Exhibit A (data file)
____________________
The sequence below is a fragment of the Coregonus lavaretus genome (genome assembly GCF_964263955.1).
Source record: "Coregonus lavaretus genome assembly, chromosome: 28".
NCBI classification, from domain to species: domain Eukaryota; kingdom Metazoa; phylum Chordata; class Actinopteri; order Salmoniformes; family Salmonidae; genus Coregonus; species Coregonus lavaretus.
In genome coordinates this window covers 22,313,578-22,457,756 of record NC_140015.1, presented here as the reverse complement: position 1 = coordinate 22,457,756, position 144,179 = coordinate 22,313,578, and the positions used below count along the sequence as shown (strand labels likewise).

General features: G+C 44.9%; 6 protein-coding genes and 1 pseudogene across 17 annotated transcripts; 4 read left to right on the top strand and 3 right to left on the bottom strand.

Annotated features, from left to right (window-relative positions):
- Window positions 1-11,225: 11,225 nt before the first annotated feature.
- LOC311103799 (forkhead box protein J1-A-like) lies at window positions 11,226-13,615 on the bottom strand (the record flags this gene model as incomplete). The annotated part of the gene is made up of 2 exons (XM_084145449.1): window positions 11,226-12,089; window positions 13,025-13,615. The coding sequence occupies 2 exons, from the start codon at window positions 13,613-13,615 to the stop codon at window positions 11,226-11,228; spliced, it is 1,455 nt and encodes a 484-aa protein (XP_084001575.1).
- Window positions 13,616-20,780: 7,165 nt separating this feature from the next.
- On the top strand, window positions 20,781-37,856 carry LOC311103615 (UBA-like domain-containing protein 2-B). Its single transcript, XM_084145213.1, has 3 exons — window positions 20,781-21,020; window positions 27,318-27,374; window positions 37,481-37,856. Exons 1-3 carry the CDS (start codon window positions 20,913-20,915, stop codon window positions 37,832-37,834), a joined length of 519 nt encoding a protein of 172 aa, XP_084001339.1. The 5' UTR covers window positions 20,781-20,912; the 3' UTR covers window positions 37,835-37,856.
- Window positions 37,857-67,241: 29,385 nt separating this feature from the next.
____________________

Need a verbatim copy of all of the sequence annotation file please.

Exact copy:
The sequence below is a fragment of the Coregonus lavaretus genome (genome assembly GCF_964263955.1).
Source record: "Coregonus lavaretus genome assembly, chromosome: 28".
NCBI classification, from domain to species: domain Eukaryota; kingdom Metazoa; phylum Chordata; class Actinopteri; order Salmoniformes; family Salmonidae; genus Coregonus; species Coregonus lavaretus.
In genome coordinates this window covers 22,313,578-22,457,756 of record NC_140015.1, presented here as the reverse complement: position 1 = coordinate 22,457,756, position 144,179 = coordinate 22,313,578, and the positions used below count along the sequence as shown (strand labels likewise).

General features: G+C 44.9%; 6 protein-coding genes and 1 pseudogene across 17 annotated transcripts; 4 read left to right on the top strand and 3 right to left on the bottom strand.

Annotated features, from left to right (window-relative positions):
- Window positions 1-11,225: 11,225 nt before the first annotated feature.
- LOC311103799 (forkhead box protein J1-A-like) lies at window positions 11,226-13,615 on the bottom strand (the record flags this gene model as incomplete). The annotated part of the gene is made up of 2 exons (XM_084145449.1): window positions 11,226-12,089; window positions 13,025-13,615. The coding sequence occupies 2 exons, from the start codon at window positions 13,613-13,615 to the stop codon at window positions 11,226-11,228; spliced, it is 1,455 nt and encodes a 484-aa protein (XP_084001575.1).
- Window positions 13,616-20,780: 7,165 nt separating this feature from the next.
- On the top strand, window positions 20,781-37,856 carry LOC311103615 (UBA-like domain-containing protein 2-B). Its single transcript, XM_084145213.1, has 3 exons — window positions 20,781-21,020; window positions 27,318-27,374; window positions 37,481-37,856. Exons 1-3 carry the CDS (start codon window positions 20,913-20,915, stop codon window positions 37,832-37,834), a joined length of 519 nt encoding a protein of 172 aa, XP_084001339.1. The 5' UTR covers window positions 20,781-20,912; the 3' UTR covers window positions 37,835-37,856.
- Window positions 37,857-67,241: 29,385 nt separating this feature from the next.